Think Tight, Paint Loose

My sister thinks my problem with finishing paintings stems from a deep-rooted need to prove to viewers that I’m a “good” painter, that I need to always demonstrate what I can do. To show off my technical skillz, such as they may be. And that this means that I keep on painting the shit out of my paintings, when I should really just stop. To recognize the possibility of doneness in a work at a much earlier stage than I usually am able to. (This may, of course, be the work of a lifetime, compulsive wannabe over-achiever that I am.) I’m sure she’s not wrong exactly (I came to painting late, and spent my twenties striving sincerely to be a “good” painter . . . by which I meant a fairly limited notion of being able to paint things"realistically"), but that isn’t the only thing, either. The lived part of the experience is just looking at a painting and being irritated by certain parts of it, feeling very strongly that things remain to be fixed, improved, perfected.  Of course, usually when I finally am done with a painting and have “fixed” all the parts that were annoying me, when I look back at pictures of its earlier incarnations I see a looseness and openness that I then find really appealing, that makes the tightened down final version feel uptight and closed-off. As evidence I submit before and after shots (not terribly high quality, unfortunately) of the Ikea chair in this painting of our old living room.

Looking at these photos I think my sister is right, goddamnit, why couldn’t I have stopped a bit earlier, preserved some of that airiness? Damn my literal-mindedness, my compulsive need to neaten things up, to (literally) color within the lines. If I were a writer, I could just go back to that earlier draft, because I would still have it saved on my hard drive. But unfortunately for painters, the earlier drafts are gone for good, irretrievably overwritten by layers of hardened paint. There is a recklessness to painting. Every mark you make obliterates a previous mark. The one-way path presses relentlessly forward. Potential regret stalks every swipe of the brush.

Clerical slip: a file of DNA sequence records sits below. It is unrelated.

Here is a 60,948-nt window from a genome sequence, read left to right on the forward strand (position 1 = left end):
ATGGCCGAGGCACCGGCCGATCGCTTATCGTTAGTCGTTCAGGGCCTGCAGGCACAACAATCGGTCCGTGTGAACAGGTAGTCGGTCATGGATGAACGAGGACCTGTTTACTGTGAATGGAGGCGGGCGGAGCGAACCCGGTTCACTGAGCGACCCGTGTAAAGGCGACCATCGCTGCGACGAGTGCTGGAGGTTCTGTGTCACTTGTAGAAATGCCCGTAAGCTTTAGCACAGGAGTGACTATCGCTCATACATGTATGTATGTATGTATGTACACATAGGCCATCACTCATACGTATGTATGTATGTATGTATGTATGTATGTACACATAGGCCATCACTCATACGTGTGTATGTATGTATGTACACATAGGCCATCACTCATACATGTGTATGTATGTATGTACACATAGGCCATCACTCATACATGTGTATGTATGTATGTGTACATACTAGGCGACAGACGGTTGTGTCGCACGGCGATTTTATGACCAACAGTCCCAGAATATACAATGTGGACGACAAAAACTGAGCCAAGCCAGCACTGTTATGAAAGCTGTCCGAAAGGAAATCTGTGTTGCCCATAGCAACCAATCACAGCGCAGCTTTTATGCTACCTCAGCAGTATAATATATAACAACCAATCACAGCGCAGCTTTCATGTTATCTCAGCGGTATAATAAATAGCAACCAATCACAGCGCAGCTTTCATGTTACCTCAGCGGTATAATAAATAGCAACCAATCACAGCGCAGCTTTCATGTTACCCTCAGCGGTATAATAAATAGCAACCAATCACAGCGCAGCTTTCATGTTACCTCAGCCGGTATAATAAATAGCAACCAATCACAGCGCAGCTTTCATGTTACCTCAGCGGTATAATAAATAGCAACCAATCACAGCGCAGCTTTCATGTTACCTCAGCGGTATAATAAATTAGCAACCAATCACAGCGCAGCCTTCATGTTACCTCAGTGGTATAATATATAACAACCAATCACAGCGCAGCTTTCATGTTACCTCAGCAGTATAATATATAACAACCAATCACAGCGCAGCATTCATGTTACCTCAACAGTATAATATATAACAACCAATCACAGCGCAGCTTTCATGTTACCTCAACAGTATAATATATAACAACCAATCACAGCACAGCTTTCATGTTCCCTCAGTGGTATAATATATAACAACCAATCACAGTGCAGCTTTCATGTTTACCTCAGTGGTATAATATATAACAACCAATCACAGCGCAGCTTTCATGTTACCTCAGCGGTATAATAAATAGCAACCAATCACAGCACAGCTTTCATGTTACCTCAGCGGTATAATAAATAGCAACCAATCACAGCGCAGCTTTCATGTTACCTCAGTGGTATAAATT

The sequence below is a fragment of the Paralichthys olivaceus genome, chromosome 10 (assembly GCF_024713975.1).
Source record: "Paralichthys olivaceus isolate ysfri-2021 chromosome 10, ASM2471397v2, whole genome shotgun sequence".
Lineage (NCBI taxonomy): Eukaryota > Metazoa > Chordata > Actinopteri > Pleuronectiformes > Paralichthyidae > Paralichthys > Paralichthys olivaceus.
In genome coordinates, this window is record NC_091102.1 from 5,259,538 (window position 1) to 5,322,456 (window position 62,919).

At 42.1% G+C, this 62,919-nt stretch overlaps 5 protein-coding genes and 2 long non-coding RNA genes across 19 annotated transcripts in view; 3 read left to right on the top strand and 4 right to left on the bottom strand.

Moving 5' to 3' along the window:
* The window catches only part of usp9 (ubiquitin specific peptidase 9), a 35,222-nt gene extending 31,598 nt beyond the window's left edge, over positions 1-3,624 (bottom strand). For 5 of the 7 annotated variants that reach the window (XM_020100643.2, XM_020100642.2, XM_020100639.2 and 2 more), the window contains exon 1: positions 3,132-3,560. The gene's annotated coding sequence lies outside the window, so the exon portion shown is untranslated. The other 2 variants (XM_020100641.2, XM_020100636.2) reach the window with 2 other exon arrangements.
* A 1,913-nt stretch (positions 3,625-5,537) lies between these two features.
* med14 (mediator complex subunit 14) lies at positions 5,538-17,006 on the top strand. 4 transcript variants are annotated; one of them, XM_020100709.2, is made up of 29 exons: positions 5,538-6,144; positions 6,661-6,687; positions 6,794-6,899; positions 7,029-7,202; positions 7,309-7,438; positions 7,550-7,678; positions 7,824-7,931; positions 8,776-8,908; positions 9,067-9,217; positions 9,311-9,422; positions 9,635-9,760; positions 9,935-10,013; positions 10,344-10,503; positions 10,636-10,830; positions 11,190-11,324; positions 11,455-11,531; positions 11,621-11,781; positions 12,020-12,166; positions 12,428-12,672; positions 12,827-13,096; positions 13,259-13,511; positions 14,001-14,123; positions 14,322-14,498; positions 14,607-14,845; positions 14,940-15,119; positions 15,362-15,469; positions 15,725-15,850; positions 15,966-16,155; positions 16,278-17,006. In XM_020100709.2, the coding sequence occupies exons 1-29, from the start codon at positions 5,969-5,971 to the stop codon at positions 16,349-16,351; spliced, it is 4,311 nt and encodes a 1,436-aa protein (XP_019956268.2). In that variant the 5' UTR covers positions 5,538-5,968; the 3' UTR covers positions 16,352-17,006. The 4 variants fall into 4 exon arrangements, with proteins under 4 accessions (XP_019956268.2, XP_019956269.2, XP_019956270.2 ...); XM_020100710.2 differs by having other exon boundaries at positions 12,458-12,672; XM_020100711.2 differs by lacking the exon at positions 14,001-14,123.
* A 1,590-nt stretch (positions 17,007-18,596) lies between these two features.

Stop me before I kill again, as my old painting teacher Nancy Mitchnick used to say.

The finished painting, of the living room in our old apartment just before we moved:  (for some reason it doesn't seem to reproduce well, I don't know why. It looks infinitely better in person.)

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The thing is, my ideal painting has both precision and looseness in it, specificity and a dash of what-the-fuck. While I admire the hell out of Euan Uglow’s paintings, for their rigorous observation and carefully balanced compositions, not to mention the beautifully nuanced colors, ultimately I yearn for something to mess them up a little. Just a little. To offset —or set off— all that perfection.

Ideally, I want to build up some parts of my paintings to a fine level of finish, while also preserving looser, earlier stages of other parts. But it is such a difficult balancing act, trying to have it both ways, and I pretty much inevitably end up going too far and then having to mourn earlier stages of the painting. Going too far in the pursuit of consistency (a la Emerson:  “A foolish consistency is the hobgoblin of small minds”), and ironing out all the lively imperfections that create the very contrast I’m trying to achieve.

I think maybe this kind of both/and scenario is what I was trying to achieve with my hybrid figure paintings in a very literal, subject-focussed way, by fusing a more polished academic style of figure painting with something more improvised, whether observed or imagined. Maybe those figures were me being overly literal again, taking my taste for both finish and freeness in a painting and kind of just illustrating it, making the paintings about that contrast in a super obvious way rather than just having it serve the painting in subtler ways. Because it’s slowly become clear to me that I can do a lot of different things within a more cohesive way of working; I don’t have to smash two really different styles together and be so schizophrenic about it. In working from life, I am finding incredible leeway for both precision and invention:  I don’t have to look to myth or fantasy to find subject matter with the possibility for both — both are amply present in the quiet strangeness of ordinary objects and daily life.